At the same time, the EU remains the world`s largest importer of agricultural products from developing countries. On average, the EU imported 53 billion euros of goods over the period 2006-2008. That`s more than the United States, Japan, Canada, Australia and New Zealand combined.  A preferential market access agreement for products from developing countries continues to encourage this development. Today, about 71% of EU agricultural imports come from developing countries. The “Everything but Arms” programme allows the 49 least developed countries to enter the EU market duty- and quota-free. Under the Economic Partnership Agreements, the countries of the Africa, Caribbean and Pacific Group enjoy unrestricted access to tariffs and quotas.  One of the reasons for the 1992 reforms was the need to reach agreement on EU foreign ministers in negotiations on agricultural subsidies with EU trading partners.  Intervention mechanisms have been significantly reduced, and the Commission has intervened only for soft wheat, butter and skimmed milk powder. The CAP health check, adopted in November 2008, added a series of measures to help farmers better respond to market signals and meet new challenges. Among a number of measures, the agreement abolished land freezes, gradually increased milk quotas, which were abolished in 2015, and turned market intervention into a real safety net. Ministers also agreed to increase modulation by reducing direct payments to farmers and referring funds to the Rural Development Fund. This new definition is intended to exclude payments to applicants who do not engage in actual or tangible agricultural activity on their land.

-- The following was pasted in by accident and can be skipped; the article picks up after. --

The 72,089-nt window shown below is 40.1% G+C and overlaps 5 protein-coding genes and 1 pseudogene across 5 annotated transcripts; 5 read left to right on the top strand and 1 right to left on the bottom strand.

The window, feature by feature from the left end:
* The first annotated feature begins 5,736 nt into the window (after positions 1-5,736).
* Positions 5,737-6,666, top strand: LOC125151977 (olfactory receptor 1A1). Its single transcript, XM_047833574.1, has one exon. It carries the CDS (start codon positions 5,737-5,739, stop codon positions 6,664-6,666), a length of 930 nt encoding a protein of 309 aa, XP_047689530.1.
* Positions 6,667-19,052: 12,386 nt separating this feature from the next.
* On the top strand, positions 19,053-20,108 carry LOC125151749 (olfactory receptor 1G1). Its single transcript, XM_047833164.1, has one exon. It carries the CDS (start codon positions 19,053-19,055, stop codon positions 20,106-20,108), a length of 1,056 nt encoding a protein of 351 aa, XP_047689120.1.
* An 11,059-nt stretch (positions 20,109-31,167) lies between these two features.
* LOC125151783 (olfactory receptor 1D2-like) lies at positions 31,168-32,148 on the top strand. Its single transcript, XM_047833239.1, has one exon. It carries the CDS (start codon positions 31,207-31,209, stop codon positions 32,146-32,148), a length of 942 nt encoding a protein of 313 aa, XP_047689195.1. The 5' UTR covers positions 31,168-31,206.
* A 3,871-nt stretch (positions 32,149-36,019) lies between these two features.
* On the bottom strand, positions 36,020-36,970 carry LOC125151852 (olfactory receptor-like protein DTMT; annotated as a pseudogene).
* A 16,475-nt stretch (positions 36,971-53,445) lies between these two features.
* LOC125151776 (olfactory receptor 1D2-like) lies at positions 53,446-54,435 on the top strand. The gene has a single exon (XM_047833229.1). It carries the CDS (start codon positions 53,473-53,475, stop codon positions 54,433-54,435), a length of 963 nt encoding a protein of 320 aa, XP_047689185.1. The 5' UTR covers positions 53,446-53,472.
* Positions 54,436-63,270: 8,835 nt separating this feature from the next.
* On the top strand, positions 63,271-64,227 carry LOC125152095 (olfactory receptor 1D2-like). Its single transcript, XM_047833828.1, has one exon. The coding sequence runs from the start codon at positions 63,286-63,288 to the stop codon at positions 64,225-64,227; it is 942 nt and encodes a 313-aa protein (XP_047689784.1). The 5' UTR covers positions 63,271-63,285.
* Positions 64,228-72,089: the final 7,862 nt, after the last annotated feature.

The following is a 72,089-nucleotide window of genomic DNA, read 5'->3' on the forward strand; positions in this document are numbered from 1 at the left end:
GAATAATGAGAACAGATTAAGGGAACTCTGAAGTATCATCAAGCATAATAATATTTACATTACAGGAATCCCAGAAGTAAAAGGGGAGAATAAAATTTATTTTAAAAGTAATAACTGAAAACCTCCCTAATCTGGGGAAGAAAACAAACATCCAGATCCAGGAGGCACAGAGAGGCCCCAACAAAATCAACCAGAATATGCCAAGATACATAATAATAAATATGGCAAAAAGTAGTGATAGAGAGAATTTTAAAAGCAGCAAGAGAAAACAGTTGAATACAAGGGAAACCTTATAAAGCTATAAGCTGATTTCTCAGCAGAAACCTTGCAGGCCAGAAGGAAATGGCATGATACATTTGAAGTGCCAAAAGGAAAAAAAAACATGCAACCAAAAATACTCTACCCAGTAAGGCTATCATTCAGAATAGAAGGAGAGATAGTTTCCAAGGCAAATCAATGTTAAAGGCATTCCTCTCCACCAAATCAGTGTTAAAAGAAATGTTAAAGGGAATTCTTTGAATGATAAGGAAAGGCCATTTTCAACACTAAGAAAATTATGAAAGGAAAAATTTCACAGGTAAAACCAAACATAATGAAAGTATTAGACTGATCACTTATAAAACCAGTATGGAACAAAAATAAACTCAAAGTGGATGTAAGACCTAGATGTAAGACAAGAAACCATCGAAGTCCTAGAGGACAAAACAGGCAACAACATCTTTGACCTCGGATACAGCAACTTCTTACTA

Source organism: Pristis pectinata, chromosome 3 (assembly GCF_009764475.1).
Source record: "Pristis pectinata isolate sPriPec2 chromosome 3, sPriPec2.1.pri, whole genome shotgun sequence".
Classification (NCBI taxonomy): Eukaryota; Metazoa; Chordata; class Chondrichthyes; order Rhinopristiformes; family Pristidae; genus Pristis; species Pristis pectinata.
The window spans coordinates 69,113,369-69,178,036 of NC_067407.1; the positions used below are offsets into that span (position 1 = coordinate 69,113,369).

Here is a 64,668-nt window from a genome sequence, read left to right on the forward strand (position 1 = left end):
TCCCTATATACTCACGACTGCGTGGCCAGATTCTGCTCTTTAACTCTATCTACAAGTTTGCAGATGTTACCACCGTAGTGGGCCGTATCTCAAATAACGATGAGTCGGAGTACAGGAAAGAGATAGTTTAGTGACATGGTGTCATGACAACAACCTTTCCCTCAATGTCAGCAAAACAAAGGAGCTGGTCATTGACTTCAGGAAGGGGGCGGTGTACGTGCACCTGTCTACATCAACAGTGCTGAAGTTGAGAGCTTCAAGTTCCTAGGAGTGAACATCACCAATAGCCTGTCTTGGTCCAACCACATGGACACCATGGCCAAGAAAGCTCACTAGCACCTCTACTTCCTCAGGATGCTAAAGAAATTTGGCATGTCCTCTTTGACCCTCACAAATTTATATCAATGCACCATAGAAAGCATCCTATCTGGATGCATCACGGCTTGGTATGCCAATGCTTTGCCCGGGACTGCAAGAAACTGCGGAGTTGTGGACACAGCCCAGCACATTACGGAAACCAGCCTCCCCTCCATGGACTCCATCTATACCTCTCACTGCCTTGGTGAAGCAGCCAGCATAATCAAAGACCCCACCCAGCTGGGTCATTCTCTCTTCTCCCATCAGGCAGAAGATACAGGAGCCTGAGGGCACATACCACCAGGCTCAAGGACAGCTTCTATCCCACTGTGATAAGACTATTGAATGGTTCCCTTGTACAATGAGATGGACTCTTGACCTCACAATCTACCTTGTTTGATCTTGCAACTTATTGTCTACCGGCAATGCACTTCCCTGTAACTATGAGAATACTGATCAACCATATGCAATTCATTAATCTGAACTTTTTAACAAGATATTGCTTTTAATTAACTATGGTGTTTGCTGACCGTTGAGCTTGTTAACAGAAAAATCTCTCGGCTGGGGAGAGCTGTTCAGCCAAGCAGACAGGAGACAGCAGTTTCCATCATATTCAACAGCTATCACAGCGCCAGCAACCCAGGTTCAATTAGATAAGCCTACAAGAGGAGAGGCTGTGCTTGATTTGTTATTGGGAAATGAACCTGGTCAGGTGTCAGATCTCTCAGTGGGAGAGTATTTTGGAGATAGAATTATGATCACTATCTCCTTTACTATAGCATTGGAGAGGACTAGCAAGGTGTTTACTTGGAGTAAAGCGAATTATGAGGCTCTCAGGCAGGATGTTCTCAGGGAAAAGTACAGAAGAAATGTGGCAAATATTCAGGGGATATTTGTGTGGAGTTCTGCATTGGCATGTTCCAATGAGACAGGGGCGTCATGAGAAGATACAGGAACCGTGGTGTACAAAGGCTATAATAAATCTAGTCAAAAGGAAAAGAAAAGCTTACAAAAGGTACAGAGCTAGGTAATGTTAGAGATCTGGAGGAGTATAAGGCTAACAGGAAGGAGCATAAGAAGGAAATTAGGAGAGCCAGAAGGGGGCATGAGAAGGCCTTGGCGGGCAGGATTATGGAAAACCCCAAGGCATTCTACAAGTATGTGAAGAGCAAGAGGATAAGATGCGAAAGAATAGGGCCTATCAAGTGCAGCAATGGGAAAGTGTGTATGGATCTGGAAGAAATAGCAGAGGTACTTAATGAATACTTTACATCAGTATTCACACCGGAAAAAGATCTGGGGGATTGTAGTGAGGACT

The Commission proposes that no payment be made to applicants whose direct CAP payments represent less than 5% of the total revenues of all non-agricultural activities.  In the Spaak report of 1956, it was found that a common European market excluding agriculture was unthinkable.  She argued that food security was a priority and raised a number of questions about agriculture that policy makers must address.  The Treaty of Rome, signed in March 1957, created the European Economic Community (EEC) and it was mainly thanks to French pressure that the treaty covered agriculture.  However, due to differences within the Six on agricultural policy, the articles on agriculture were vague and policy development remained until after the treaty was signed.  A review of Professor Alan Matthews` post-2013 proposal highlights the lack of ambition in solving this problem. “This CAP reform should not remove trade barriers that keep some EU market prices above global market levels.